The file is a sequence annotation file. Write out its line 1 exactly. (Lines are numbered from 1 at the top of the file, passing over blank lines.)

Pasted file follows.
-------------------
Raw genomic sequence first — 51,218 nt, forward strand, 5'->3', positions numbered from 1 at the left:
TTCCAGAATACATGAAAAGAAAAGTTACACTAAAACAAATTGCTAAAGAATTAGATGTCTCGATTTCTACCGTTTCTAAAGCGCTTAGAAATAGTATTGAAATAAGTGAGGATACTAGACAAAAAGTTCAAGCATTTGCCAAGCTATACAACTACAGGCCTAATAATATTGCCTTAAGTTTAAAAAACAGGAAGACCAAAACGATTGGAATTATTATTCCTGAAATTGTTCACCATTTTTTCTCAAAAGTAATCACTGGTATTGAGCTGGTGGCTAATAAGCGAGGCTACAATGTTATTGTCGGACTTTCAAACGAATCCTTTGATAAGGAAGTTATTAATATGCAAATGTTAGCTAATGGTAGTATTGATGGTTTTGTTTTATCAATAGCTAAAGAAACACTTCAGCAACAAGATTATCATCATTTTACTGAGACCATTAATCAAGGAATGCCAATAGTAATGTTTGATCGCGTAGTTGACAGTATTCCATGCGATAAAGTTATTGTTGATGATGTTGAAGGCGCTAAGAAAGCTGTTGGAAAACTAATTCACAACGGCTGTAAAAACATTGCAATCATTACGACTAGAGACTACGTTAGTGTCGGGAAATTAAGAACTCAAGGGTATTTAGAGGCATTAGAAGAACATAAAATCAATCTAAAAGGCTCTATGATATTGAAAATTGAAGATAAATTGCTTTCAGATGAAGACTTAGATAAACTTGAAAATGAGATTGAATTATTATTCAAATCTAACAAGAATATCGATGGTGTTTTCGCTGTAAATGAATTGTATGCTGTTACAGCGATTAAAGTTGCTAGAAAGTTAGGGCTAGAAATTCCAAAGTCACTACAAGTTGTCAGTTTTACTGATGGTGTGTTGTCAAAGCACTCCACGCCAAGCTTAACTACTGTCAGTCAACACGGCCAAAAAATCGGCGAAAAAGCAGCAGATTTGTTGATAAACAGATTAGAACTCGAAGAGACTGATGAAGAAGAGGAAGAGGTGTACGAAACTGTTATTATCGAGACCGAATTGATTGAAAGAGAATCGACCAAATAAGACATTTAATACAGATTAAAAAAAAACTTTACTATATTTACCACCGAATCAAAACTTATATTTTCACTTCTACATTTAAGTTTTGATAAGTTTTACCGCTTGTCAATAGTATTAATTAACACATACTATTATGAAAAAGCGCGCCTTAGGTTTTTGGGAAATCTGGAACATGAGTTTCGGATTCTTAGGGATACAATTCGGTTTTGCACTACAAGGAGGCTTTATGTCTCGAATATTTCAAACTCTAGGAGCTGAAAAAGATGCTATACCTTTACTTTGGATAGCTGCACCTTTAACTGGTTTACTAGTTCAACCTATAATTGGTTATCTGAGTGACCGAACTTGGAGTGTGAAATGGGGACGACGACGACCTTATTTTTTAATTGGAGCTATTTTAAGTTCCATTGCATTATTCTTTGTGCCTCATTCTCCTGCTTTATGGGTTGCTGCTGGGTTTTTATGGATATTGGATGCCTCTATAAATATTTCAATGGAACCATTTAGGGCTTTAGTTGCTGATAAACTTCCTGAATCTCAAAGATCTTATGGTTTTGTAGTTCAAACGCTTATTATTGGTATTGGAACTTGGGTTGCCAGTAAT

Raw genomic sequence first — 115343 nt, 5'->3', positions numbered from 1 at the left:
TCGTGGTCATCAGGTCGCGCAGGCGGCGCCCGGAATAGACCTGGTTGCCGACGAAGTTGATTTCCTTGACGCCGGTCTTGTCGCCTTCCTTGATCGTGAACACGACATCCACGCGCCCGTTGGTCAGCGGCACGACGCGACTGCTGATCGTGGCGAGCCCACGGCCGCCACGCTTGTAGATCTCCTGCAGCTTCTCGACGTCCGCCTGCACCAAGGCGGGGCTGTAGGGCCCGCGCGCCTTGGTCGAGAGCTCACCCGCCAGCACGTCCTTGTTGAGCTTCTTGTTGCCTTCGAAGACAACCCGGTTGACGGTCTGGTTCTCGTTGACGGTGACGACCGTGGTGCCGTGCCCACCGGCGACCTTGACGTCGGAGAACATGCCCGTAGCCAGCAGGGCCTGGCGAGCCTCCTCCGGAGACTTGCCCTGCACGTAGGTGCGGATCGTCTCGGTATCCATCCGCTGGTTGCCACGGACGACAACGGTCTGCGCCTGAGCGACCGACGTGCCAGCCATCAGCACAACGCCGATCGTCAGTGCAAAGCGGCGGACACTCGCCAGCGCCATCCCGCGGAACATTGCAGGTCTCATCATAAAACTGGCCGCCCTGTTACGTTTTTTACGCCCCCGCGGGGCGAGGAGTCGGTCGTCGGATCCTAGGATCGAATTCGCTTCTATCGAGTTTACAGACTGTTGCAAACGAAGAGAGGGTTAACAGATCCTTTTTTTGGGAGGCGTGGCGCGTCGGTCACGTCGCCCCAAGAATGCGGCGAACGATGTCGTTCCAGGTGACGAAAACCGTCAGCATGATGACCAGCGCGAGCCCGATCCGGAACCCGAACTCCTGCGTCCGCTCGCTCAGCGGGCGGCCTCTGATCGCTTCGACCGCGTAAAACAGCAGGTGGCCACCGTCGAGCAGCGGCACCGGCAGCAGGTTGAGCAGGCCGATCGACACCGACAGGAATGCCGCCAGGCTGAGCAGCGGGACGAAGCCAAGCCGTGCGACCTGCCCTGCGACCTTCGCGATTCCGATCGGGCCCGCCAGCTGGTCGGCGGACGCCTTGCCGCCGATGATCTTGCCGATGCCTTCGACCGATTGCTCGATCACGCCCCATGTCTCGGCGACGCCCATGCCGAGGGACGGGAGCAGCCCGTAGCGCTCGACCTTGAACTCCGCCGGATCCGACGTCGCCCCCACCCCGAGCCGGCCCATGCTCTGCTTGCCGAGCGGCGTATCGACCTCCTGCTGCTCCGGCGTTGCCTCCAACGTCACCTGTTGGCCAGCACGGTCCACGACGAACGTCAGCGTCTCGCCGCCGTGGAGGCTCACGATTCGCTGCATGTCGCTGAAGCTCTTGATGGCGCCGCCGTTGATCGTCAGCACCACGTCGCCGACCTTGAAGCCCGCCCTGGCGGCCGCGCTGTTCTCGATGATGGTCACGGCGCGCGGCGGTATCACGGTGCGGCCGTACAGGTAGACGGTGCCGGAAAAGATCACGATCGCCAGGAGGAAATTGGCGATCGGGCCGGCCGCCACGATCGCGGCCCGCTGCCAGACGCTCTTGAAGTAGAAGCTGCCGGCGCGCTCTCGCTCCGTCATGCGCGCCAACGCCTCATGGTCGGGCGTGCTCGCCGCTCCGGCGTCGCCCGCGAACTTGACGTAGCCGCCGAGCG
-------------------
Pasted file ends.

Raw genomic sequence first — 51,218 nt, forward strand, 5'->3', positions numbered from 1 at the left: